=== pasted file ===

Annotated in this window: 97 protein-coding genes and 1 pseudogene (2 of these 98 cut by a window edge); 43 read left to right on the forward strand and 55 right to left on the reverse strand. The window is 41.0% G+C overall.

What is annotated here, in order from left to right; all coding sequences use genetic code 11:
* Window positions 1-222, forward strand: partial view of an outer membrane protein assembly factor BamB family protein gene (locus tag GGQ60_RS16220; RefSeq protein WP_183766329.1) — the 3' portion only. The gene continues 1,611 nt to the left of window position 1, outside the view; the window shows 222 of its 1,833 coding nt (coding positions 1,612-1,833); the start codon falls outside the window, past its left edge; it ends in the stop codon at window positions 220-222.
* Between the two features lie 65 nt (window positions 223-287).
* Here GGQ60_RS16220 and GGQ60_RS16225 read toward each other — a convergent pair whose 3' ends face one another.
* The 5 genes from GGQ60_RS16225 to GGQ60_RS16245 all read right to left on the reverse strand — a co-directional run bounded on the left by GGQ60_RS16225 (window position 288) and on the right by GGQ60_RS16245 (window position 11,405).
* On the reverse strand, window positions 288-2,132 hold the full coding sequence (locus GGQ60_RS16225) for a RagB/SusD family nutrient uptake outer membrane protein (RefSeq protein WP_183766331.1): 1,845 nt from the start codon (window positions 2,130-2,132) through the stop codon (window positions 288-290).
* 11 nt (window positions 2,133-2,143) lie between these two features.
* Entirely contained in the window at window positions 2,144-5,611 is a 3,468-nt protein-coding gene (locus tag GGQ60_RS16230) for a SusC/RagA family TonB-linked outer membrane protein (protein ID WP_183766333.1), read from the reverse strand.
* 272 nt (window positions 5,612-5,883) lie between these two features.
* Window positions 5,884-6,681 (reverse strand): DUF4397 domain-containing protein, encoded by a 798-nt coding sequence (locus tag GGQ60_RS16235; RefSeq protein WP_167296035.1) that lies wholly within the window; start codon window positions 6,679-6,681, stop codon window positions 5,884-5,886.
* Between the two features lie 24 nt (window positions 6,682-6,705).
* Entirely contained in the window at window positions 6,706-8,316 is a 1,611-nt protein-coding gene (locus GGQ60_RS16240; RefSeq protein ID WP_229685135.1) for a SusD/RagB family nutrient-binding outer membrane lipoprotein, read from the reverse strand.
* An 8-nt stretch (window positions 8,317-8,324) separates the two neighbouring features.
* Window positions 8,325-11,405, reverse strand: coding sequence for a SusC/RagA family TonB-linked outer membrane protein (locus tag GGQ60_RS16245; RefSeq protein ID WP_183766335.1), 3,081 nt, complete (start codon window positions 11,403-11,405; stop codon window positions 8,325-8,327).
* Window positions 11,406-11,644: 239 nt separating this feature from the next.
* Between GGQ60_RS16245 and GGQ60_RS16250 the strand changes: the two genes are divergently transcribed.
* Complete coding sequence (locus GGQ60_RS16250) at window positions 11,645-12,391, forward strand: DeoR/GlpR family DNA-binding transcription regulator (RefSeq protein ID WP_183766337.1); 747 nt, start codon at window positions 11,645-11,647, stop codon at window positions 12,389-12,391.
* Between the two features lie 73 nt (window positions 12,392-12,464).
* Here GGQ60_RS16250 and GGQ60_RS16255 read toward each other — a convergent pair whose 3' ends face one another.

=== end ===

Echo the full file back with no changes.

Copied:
Annotated in this window: 97 protein-coding genes and 1 pseudogene (2 of these 98 cut by a window edge); 43 read left to right on the forward strand and 55 right to left on the reverse strand. The window is 41.0% G+C overall.

What is annotated here, in order from left to right; all coding sequences use genetic code 11:
* Window positions 1-222, forward strand: partial view of an outer membrane protein assembly factor BamB family protein gene (locus tag GGQ60_RS16220; RefSeq protein WP_183766329.1) — the 3' portion only. The gene continues 1,611 nt to the left of window position 1, outside the view; the window shows 222 of its 1,833 coding nt (coding positions 1,612-1,833); the start codon falls outside the window, past its left edge; it ends in the stop codon at window positions 220-222.
* Between the two features lie 65 nt (window positions 223-287).
* Here GGQ60_RS16220 and GGQ60_RS16225 read toward each other — a convergent pair whose 3' ends face one another.
* The 5 genes from GGQ60_RS16225 to GGQ60_RS16245 all read right to left on the reverse strand — a co-directional run bounded on the left by GGQ60_RS16225 (window position 288) and on the right by GGQ60_RS16245 (window position 11,405).
* On the reverse strand, window positions 288-2,132 hold the full coding sequence (locus GGQ60_RS16225) for a RagB/SusD family nutrient uptake outer membrane protein (RefSeq protein WP_183766331.1): 1,845 nt from the start codon (window positions 2,130-2,132) through the stop codon (window positions 288-290).
* 11 nt (window positions 2,133-2,143) lie between these two features.
* Entirely contained in the window at window positions 2,144-5,611 is a 3,468-nt protein-coding gene (locus tag GGQ60_RS16230) for a SusC/RagA family TonB-linked outer membrane protein (protein ID WP_183766333.1), read from the reverse strand.
* 272 nt (window positions 5,612-5,883) lie between these two features.
* Window positions 5,884-6,681 (reverse strand): DUF4397 domain-containing protein, encoded by a 798-nt coding sequence (locus tag GGQ60_RS16235; RefSeq protein WP_167296035.1) that lies wholly within the window; start codon window positions 6,679-6,681, stop codon window positions 5,884-5,886.
* Between the two features lie 24 nt (window positions 6,682-6,705).
* Entirely contained in the window at window positions 6,706-8,316 is a 1,611-nt protein-coding gene (locus GGQ60_RS16240; RefSeq protein ID WP_229685135.1) for a SusD/RagB family nutrient-binding outer membrane lipoprotein, read from the reverse strand.
* An 8-nt stretch (window positions 8,317-8,324) separates the two neighbouring features.
* Window positions 8,325-11,405, reverse strand: coding sequence for a SusC/RagA family TonB-linked outer membrane protein (locus tag GGQ60_RS16245; RefSeq protein ID WP_183766335.1), 3,081 nt, complete (start codon window positions 11,403-11,405; stop codon window positions 8,325-8,327).
* Window positions 11,406-11,644: 239 nt separating this feature from the next.
* Between GGQ60_RS16245 and GGQ60_RS16250 the strand changes: the two genes are divergently transcribed.
* Complete coding sequence (locus GGQ60_RS16250) at window positions 11,645-12,391, forward strand: DeoR/GlpR family DNA-binding transcription regulator (RefSeq protein ID WP_183766337.1); 747 nt, start codon at window positions 11,645-11,647, stop codon at window positions 12,389-12,391.
* Between the two features lie 73 nt (window positions 12,392-12,464).
* Here GGQ60_RS16250 and GGQ60_RS16255 read toward each other — a convergent pair whose 3' ends face one another.